Attending the Minnesota Vikings inaugural regular season game against the Green Bay Packers on Sept. 18 were Coyle and his wife, Cunningham and McGinnis.

The purpose, according to Lapiska, was to work with Meet Minneapolis and Sports Minneapolis from the city's convention bureau to "host staff members from the NCAA and observe stadium operations." The NCAA's 2019 Final Four will be at the stadium.

Attending the Minnesota Vikings game on Nov. 6 against the Detroit Lions were Phenix, Eull and their spouses.

Lapiska said the two women attended the game "as representatives of the office of the president" while the U and the MSFA "partner on a variety of event hosting bids."

In response to a request, Meet Minneapolis released the names of five officials who have attended Vikings games at the stadium: CEO Melvin Tennant, senior vice president Brent Foerster, vice president Madonna Carr, account executive Matt Meunier and Sports Minneapolis executive director Scott Romane.

Spokeswoman Kristen Montag said the Meet Minneapolis employees were there with officials from the U, NCAA and X Games. She said no friends or family members attended with convention staff.

For each event, the MSFA can host up to 36 guests in the two suites and, in some cases, the guests get free parking in the adjacent lot used by Minnesota Vikings players that is not open to the public.

Lapiska said the "business invitations" to U officials included the option of bringing a guest and that two parking passes in the players' lot were offered for each event. He added, "Business invitations for events outside of normal business hours can occasionally include a family member or a guest as well, which was the case in these instances."

After repeat requests from the Star Tribune, the MSFA released a list of a dozen public officials who had been there and reimbursed them $200 for their tickets, food and drink during events.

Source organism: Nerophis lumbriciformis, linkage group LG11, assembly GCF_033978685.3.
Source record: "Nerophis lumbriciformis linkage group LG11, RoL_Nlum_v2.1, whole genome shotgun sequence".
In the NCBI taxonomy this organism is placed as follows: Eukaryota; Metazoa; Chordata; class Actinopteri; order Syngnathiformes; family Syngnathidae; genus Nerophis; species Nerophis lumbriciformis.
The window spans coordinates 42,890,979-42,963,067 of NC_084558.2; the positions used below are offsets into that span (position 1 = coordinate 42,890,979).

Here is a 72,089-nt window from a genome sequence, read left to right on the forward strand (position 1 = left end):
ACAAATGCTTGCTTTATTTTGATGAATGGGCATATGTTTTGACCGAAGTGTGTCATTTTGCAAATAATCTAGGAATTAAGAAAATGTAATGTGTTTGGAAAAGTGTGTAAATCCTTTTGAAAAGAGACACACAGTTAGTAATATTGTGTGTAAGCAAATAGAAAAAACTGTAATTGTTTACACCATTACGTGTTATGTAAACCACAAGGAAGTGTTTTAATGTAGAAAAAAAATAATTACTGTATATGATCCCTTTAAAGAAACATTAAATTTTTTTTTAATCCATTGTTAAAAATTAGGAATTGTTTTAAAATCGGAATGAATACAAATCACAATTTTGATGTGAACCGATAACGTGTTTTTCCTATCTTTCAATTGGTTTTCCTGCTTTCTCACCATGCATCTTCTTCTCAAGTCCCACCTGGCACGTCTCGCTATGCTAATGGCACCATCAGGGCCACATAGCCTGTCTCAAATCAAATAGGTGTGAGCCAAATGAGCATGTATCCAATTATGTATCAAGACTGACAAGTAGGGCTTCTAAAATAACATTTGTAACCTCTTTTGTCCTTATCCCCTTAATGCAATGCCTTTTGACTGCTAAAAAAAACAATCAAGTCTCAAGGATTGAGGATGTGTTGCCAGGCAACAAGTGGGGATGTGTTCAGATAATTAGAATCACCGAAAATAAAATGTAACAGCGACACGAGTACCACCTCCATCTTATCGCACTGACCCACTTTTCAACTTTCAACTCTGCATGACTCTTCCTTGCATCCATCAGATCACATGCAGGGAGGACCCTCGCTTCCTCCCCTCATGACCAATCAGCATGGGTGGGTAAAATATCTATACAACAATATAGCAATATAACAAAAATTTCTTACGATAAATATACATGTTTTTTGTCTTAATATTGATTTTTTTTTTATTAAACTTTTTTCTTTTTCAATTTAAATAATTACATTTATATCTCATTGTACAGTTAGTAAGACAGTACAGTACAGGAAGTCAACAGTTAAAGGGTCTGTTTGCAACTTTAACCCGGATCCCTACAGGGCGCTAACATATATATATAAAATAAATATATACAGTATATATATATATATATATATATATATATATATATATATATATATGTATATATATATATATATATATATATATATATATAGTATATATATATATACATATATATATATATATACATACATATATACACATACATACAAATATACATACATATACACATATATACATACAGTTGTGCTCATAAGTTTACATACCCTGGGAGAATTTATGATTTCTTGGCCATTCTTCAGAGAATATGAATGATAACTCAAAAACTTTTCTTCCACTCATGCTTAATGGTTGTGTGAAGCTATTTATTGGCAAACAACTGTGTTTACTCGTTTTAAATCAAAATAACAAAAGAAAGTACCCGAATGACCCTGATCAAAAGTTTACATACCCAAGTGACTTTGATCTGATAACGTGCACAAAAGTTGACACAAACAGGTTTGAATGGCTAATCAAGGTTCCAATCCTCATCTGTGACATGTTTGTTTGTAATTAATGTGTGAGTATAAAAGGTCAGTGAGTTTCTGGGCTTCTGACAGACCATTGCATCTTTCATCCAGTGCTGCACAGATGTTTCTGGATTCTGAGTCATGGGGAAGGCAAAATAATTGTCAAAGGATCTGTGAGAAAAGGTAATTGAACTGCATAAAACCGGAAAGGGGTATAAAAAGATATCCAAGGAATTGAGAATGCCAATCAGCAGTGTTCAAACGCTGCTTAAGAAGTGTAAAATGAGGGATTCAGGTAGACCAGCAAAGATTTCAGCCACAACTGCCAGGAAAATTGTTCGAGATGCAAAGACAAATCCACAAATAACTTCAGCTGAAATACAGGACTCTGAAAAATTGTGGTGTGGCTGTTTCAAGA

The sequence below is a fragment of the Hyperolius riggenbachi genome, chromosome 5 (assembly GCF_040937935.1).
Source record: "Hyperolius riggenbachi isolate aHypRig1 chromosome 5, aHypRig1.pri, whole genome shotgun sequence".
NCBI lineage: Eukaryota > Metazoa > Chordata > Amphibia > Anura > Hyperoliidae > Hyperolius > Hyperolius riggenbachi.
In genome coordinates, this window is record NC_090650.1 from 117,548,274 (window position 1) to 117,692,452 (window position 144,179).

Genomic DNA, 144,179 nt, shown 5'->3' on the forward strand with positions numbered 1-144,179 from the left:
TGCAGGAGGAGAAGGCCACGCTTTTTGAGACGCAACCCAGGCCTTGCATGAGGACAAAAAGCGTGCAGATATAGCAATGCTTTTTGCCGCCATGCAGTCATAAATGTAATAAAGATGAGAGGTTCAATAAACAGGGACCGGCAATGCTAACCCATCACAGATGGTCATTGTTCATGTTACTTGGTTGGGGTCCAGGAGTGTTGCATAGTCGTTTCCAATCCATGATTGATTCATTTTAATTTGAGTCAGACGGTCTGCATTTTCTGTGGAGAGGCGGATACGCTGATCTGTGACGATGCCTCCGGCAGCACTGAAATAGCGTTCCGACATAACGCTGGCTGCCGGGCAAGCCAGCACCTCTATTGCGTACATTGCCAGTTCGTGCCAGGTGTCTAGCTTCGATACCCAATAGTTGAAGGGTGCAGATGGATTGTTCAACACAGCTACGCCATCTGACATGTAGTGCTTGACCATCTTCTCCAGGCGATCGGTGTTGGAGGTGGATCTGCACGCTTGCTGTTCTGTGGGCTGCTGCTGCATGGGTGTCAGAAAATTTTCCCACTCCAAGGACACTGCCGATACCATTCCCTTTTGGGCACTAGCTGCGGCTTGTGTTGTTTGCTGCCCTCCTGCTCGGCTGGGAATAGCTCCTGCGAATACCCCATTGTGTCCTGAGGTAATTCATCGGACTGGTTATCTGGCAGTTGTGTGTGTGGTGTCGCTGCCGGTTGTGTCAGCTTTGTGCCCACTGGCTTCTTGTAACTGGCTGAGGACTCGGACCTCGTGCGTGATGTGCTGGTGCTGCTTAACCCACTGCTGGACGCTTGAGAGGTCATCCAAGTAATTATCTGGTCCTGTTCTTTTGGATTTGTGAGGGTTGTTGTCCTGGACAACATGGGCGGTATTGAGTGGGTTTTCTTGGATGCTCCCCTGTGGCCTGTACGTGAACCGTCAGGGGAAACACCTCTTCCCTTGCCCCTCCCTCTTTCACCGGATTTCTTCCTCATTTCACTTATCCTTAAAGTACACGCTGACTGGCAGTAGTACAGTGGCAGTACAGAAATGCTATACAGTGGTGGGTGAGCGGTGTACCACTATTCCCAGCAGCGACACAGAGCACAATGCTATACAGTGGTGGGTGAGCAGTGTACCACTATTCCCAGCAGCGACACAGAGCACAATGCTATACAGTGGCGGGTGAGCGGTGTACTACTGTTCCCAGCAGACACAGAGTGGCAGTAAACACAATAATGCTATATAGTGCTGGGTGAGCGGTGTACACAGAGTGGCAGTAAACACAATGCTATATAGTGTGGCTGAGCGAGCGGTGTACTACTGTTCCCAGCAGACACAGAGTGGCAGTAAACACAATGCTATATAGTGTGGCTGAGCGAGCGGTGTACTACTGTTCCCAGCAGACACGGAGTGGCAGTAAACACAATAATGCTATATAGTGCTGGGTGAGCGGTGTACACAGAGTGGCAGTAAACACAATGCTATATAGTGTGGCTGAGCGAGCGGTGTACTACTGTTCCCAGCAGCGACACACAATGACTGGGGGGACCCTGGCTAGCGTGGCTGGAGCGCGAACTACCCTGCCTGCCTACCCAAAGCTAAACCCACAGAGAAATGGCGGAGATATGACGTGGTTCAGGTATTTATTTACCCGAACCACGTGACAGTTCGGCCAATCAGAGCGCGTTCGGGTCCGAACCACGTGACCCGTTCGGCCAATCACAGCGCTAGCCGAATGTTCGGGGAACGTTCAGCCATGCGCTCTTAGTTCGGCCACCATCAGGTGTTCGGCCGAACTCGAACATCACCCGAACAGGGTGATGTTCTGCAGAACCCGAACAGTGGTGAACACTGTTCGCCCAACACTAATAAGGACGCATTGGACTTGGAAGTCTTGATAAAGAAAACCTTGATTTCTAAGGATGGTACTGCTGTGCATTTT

The MSFA initially said they couldn't release the names of guests because their marketing efforts needed to be private. Last week, the MSFA shifted, saying it was legally prevented from disclosing the names of the guests.

Hamline University law and ethics Prof. David Schultz has questioned the legality of the arrangement as well as the lack of disclosure. He said Monday the U's disclosure raised more questions. The MSFA "is the sole arbiter of what the public has the right to know. They're basically saying, 'Trust us … we'll decide what the public has a right know.' "

He noted that lots of organizations, including the NCAA and the NFL, openly court cities in an attempt to pit cities against each other for bids.

Schultz went as far as saying the invitations to U officials looked like "payback" for the use of TCF Bank Stadium during 18 months of construction for U.S. Bank Stadium.

He also questioned the need to use suites to build relationships. "No. You don't need to sit in a luxury suite and eat a bratwurst," Schultz said, noting that a lot of what partners would need to see is the operation, not the game on the field.

Gov. Mark Dayton, who appoints a majority of the board, said he has "expressed concern" about the use of the suites to Kelm-Helgen, his longtime political ally and former deputy chief of staff, but that he will wait to get all the facts before taking a position.

Last week, the governor said that he had been unaware that several of his commissioners and his deputy chief of staff Linden Zakula had attended games in the suite and subsequently paid $200 each for the experience.

Rochelle Olson • 612-673-1747

Twitter: @rochelleolson